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Direct Marketing: Legal & Ethical Issues

Instructor: Savannah Samoszuk

Savannah has over eight years of hotel management experience and has a master's degree in leadership.

There are certain legal and ethical aspects on direct marketing that companies need to understand. This lesson will take a look at a few of the top issues like the right to be informed, the right to privacy, and legal restrictions on direct mailing.

What Is Direct Marketing?

Paul's Produce wants to increase their customer base. The manager suggests that they appeal directly to potential customers in the local area by telling each one what great products they have. The owner notes that this is a good idea, but they should be careful to respect the customers' rights and not break any laws.

Companies have different ways to market their products and services. One way that companies use is direct marketing. Direct marketing is when a company advertises their product or service directly to the public by mailing marketing material, sending emails, or by phone calls.

While this can be a great way for to get the word out about a product or service, associated legal and ethical issues should be kept in mind.

We will take a look at two ethical issues that deal with consumer

  • the right to be informed
  • the right to privacy.

Then we will look at some of the laws that companies need to be aware of that affect direct marketing.

The Right To Be Informed

The first ethical issue companies need to consider in direct marketing approach is the right to be informed. The right to be informed is the consumers' right to information of alternatives as well as the right to accurate information that is not misleading or false.

For example, if Paul's Produce sends out advertisements through the mail or email claiming that all of their food products are organic then this information needs to be true. Companies can find themselves in trouble with their consumers if they are not providing correct information.

Also, Paul cannot market one of their products as the only foods capable of decreasing anxiety if, in fact, other products from other companies do the same. Consumers need to be able to look at alternatives and make a decision. These are both ethical issues that companies want to take into account when they are sending out advertisement in the mail or telemarketing.

The Right to Privacy

Next, companies need to be aware of consumer's right to privacy, which is a broad concept, but in this case refers to a consumer's right to be left alone by marketers. In order to send out marketing material through the mail or call potential consumers, companies need to obtain consumer information. Sometimes companies buy consumer information from a third party. This means that the consumers they are targeting did not request information about their product or service.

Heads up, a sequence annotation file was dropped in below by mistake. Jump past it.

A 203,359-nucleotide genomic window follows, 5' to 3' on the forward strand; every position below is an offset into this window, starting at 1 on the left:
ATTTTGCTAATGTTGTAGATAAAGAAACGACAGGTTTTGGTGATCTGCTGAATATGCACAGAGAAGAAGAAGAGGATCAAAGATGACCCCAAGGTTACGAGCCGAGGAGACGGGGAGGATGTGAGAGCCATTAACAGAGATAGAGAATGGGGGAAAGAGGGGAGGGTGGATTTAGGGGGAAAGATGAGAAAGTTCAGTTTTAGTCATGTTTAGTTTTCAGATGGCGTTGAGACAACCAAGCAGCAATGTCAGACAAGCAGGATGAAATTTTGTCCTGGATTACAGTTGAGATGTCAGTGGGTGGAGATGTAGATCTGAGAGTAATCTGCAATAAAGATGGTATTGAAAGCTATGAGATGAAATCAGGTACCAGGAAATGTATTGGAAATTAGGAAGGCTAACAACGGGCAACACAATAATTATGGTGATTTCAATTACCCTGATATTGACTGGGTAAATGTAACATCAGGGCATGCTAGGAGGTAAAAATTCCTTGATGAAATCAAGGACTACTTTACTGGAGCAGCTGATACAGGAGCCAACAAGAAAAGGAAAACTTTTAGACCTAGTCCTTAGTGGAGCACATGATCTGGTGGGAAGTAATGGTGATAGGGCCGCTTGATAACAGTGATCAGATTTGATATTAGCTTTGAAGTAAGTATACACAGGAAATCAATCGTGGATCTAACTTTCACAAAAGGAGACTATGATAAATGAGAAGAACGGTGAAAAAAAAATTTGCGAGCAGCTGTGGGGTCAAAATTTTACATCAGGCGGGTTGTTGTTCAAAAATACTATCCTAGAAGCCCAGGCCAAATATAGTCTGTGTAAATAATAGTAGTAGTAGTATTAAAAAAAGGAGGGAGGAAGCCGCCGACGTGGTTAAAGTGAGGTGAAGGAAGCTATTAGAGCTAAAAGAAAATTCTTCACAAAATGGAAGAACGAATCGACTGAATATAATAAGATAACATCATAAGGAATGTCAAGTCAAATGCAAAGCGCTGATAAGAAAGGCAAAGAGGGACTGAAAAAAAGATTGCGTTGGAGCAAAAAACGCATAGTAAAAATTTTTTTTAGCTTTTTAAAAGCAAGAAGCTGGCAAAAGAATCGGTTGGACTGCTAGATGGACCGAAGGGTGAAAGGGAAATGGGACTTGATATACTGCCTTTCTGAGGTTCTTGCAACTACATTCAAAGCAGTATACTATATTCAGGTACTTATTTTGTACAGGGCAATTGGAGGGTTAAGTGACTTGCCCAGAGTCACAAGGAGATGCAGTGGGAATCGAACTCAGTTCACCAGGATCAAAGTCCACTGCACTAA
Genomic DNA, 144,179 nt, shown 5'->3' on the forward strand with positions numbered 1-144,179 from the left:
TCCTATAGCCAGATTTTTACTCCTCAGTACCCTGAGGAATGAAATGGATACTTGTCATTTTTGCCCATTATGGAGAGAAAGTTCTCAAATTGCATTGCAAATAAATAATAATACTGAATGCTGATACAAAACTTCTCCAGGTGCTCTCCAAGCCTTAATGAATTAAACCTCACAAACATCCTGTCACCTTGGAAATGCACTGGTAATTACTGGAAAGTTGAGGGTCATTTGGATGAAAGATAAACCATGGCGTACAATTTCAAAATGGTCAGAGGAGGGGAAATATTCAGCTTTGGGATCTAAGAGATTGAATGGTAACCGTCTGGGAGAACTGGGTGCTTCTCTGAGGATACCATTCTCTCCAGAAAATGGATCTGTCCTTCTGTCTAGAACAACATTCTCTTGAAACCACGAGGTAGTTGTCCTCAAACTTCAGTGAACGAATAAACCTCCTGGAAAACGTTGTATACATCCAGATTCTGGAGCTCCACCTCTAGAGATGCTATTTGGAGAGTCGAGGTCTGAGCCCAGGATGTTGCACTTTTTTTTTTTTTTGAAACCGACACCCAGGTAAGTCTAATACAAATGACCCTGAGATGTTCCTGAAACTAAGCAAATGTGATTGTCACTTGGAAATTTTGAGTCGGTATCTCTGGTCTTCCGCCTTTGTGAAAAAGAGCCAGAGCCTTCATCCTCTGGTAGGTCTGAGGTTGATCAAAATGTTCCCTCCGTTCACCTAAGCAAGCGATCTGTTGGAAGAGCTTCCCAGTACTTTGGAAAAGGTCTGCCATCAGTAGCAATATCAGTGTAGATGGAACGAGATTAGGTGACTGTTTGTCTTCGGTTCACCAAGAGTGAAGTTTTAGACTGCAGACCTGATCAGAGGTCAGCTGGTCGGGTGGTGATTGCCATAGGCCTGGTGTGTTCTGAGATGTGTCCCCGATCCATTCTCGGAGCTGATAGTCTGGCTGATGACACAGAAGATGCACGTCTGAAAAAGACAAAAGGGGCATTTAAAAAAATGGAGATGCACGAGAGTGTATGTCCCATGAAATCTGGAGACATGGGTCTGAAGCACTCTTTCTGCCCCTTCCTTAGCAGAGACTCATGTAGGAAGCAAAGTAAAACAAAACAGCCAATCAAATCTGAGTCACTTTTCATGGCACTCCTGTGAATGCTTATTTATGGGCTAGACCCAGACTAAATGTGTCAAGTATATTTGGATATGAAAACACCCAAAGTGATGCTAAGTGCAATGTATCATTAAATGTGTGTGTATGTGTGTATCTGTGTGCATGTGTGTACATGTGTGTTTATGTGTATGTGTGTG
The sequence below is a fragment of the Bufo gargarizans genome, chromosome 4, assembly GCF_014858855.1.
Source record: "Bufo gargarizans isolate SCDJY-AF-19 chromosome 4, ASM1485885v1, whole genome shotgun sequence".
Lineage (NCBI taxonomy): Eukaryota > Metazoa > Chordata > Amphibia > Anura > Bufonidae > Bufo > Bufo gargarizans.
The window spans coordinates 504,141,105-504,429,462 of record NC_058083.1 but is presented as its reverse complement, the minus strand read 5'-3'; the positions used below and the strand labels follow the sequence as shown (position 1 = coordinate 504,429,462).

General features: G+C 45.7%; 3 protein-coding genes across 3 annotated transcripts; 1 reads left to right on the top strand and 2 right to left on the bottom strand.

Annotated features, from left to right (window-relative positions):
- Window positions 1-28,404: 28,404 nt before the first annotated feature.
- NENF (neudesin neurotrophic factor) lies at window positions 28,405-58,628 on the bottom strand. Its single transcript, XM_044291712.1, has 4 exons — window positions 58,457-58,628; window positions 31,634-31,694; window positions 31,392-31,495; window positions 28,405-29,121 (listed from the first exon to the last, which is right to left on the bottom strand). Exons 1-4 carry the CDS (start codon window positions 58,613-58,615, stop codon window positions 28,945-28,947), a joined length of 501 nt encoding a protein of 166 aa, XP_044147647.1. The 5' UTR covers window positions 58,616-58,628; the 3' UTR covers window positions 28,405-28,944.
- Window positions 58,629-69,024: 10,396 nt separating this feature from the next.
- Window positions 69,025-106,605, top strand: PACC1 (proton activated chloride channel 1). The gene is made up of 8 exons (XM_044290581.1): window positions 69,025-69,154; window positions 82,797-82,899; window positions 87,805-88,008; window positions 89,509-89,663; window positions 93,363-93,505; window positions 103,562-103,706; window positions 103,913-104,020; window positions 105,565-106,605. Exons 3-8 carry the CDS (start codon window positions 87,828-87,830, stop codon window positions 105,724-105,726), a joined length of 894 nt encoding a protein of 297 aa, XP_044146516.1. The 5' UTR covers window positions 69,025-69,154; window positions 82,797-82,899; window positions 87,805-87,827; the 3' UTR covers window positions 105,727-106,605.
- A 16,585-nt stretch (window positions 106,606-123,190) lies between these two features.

For instance, have you ever received marketing material in the mail for a company that you had never purchased anything from? You were probably wondering how the company received your information. Many consumers do not appreciate receiving advertisements in the mail or telephone calls. The company needs to be aware they may face consumers that do not want unsolicited marketing and even consider it unethical. There are also legal issues with consumer privacy that we will discuss next.

Legal Restrictions on Direct Marketing

There are many laws that restrict direct marketing. Let's look at just a few.

Telemarketing Consumer Protection Act

The Telemarketing Consumer Protection Act of 1994 protects consumers by restricting companies using telemarketing. Under the Act, telemarketers can only call between 8am and 9pm and there are limits on how often one consumer can be called in a certain time frame.

Also, consumers are able to be put on a 'do not call' list and then telemarketers are not allowed to call consumers on this list. Have you ever received a telemarketing call and asked them to stop calling you? If you were to tell them you want to be placed on the 'do not call' list then they would have to respect that and not make future calls to you. Companies that do not follow this act can face severe fines.

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